Stomach Problems in Britain c.1800-1950: A Socio-Cultural History. Ian Miller (CHSTM, University of Manchester)
Sponsored by the Northern Centre for the History of Medicine supported by the Wellcome Trust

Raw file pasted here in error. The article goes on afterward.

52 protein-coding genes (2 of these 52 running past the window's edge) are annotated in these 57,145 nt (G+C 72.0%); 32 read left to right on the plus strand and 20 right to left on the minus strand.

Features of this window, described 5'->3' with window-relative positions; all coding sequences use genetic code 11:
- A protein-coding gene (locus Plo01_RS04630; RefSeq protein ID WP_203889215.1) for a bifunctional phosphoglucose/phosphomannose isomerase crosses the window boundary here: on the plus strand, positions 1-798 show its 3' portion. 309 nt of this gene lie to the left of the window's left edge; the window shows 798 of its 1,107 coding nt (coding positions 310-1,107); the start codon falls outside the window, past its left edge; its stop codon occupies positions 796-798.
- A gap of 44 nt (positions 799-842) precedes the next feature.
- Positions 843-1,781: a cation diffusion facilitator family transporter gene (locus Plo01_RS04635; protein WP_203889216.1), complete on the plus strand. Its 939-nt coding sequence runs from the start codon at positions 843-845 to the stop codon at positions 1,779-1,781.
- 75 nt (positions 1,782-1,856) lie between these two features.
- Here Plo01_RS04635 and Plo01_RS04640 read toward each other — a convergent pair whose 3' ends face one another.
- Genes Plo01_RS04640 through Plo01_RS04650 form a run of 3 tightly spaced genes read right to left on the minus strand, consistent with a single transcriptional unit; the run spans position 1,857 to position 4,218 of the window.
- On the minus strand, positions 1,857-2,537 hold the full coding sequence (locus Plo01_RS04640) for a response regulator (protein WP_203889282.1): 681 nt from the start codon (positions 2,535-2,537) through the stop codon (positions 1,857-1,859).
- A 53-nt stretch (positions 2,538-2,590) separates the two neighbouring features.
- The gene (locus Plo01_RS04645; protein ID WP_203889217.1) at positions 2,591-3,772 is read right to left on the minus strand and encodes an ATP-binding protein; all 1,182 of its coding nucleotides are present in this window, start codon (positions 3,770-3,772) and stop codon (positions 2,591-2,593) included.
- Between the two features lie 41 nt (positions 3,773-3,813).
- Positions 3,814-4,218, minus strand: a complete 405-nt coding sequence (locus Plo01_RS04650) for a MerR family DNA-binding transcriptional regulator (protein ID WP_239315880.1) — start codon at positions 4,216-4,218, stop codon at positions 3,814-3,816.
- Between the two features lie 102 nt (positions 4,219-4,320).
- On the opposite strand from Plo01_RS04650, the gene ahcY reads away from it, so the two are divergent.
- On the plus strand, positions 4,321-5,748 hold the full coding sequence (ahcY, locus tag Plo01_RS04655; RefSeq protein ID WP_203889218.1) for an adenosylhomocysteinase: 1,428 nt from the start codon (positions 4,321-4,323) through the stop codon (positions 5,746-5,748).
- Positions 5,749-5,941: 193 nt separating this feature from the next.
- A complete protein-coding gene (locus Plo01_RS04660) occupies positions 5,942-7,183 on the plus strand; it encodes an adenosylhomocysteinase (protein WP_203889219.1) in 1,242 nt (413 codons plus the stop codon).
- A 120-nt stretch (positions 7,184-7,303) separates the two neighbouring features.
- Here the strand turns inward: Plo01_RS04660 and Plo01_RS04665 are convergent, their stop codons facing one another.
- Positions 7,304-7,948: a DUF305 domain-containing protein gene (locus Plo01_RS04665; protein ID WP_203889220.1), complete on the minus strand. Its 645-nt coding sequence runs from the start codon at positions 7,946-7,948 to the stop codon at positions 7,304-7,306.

Alongside the infectious diseases and epidemics which ravaged nineteenth century Britain, there existed various highly problematic debilitating, incurable chronic diseases often located in inaccessible bodily areas that could not easily be understood or cured by medico-scientific advance. Digestive ailments acted as significant chronic health problems which captured the public imagination, feeding a demand for popular literature on digestive health. Within numerous popular pamphlets and lectures aimed at a non-specialist audience, physicians were able to emphasise aspects of their traditional roles by asserting holistic concepts of the body and their knowledge of man’s intricate relationship to his environment, at a time when these traditional forms of knowledge were coming under pressure. It also allowed them to tackle wider socio-cultural health problems by focusing on the modern, ‘natural’ individual negotiating his stomach’s health in an ‘artificial’ urban and civilised life. I shall first explain why the British placed such great importance on their stomachs to the extent that its medical problems were regularly raised to the status of Britain’s ‘national disease.’ An increasing emphasis on the nervous system by contemporaries such as John Abernethy had allocated the stomach a prioritised location within the body as well as endowing it with pivotal functions towards the maintenance of the system. Within his model, the sympathetic relationships of the nervous system meant that the stomach might be considered responsible for medical problems as wide-ranging as blindness, skin conditions and insanity. The phrase “national disease” implies collective implications. Abdominal disorder was employed to interpret themes including the location of the body within shifting processes of civilisation and industrialisation, and the location of national health within this. Stomach illness was primarily a problem of urban areas, and anxiety over the national problem naturally increases as urbanisation and civilisation “progresses.”
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